Carphology refers to the movements that delirious patients sometimes make, as if searching for or grasping at imaginary objects, or picking the bed-clothes.
Not a word that’s likely to be in most people’s vocabulary, nor indeed one that often appears outside large dictionaries. It comes from the Greek karphologia, a compound of the two words karphos, straw, and legeln, to collect. So it means to act as though one was picking up bits of straw, a neat description of the involuntary movements sometimes seen in delirious patients. Brande’s Dictionary of Science of 1842 described it as “an alarming symptom in many acute diseases”.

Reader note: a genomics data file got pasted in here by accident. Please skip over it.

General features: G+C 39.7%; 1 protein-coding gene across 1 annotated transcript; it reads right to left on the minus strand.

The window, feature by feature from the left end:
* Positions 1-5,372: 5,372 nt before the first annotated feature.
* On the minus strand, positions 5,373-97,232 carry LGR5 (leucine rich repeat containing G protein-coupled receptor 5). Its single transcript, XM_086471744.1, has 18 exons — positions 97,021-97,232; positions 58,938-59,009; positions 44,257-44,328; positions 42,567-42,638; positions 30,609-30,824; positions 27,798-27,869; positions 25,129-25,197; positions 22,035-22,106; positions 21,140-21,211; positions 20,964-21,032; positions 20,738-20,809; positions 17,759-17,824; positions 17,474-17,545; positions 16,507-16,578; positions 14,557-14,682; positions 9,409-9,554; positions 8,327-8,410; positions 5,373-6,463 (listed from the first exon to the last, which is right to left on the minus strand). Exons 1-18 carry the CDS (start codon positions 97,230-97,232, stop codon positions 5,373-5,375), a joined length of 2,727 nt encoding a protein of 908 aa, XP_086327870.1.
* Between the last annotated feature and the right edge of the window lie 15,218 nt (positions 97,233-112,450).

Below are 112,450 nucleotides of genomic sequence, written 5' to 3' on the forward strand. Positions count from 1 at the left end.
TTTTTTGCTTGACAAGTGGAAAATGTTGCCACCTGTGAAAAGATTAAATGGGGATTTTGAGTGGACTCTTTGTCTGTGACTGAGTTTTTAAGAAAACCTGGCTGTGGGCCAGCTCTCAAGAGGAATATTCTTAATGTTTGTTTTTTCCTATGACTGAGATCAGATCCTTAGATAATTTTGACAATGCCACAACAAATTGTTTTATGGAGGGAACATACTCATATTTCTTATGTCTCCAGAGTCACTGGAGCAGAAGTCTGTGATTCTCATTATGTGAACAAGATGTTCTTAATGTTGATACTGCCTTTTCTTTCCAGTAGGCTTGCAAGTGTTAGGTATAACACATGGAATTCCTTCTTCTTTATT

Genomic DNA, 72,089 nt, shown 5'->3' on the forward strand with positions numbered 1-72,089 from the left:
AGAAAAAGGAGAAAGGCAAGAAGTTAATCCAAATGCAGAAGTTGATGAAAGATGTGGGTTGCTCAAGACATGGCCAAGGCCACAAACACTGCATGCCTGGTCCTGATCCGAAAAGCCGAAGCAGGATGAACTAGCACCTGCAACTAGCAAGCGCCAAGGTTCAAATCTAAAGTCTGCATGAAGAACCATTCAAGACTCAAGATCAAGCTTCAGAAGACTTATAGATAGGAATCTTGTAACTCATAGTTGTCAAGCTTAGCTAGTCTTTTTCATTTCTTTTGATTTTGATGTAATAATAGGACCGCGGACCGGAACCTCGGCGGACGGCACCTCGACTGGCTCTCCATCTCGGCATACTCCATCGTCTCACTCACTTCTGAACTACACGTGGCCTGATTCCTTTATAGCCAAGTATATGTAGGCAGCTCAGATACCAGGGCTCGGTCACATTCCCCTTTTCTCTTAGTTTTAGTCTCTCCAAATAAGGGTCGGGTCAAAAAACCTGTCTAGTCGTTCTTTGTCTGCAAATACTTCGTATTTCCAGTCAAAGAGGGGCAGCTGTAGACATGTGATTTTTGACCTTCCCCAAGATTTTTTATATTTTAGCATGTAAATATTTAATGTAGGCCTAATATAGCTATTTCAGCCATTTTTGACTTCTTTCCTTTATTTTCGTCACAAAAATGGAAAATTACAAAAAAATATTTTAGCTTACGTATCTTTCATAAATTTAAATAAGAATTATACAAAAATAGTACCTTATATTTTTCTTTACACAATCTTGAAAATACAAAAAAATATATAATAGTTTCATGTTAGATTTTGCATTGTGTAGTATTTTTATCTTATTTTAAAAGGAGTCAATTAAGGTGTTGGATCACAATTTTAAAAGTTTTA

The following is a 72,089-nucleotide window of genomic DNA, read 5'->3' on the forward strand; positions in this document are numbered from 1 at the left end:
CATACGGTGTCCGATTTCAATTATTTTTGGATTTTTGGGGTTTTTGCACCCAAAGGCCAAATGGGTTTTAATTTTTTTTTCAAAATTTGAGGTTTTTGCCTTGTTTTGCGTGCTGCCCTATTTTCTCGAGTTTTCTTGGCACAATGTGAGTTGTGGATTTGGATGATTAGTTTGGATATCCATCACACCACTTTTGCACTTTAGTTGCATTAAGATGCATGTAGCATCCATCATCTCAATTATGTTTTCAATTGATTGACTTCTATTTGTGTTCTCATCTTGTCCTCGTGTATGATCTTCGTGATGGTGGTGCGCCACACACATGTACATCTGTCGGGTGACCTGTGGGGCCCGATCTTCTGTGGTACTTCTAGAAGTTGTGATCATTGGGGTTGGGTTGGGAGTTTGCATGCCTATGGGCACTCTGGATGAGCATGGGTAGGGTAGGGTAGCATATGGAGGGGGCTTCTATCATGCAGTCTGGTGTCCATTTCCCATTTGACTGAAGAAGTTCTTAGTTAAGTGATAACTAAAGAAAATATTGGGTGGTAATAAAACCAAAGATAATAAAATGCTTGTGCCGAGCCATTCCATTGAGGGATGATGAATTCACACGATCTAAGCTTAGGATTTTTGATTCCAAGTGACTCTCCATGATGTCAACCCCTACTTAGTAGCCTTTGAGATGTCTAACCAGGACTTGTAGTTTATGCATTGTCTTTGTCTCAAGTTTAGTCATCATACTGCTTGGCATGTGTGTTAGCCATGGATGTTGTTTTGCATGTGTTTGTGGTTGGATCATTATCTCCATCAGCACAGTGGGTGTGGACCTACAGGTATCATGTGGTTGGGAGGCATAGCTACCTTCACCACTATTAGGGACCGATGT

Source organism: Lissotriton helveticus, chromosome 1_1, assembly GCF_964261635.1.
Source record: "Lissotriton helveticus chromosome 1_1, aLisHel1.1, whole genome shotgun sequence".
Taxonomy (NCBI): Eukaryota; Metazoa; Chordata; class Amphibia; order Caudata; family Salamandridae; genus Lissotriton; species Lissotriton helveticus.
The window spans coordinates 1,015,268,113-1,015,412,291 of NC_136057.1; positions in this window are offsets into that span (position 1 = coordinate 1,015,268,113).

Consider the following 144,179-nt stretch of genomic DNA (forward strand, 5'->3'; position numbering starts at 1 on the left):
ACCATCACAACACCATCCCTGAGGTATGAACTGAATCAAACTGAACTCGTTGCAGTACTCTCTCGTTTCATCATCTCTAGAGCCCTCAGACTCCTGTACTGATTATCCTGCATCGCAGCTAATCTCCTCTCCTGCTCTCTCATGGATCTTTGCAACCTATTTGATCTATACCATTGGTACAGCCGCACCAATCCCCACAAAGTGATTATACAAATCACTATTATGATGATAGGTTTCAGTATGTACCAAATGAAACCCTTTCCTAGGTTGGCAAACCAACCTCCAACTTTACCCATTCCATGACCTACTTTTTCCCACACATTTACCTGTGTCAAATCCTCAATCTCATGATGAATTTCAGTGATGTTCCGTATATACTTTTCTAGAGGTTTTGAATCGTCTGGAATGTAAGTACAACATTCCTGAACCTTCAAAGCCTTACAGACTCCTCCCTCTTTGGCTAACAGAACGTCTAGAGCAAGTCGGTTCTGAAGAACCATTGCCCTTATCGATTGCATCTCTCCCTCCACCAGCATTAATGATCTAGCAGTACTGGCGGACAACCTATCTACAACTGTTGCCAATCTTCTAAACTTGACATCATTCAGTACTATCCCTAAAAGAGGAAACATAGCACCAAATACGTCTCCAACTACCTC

All the dictionaries I know of that include carphology also refer the reader to floccillation (and usually the other way around, too, making one of those infinite loops that sometimes turn up in even the most scrupulously edited works). This is the Latin equivalent, formed from floccus, a bit of wool or straw, which has also given us the sense of flock that refers to finely-chopped cotton or wool, as in flock wallpaper. There is an even rarer verb to floccillate, meaning to twitch aimlessly, which I can’t find in any dictionary at all, though it does turn up in Samuel Beckett’s Watt of 1959.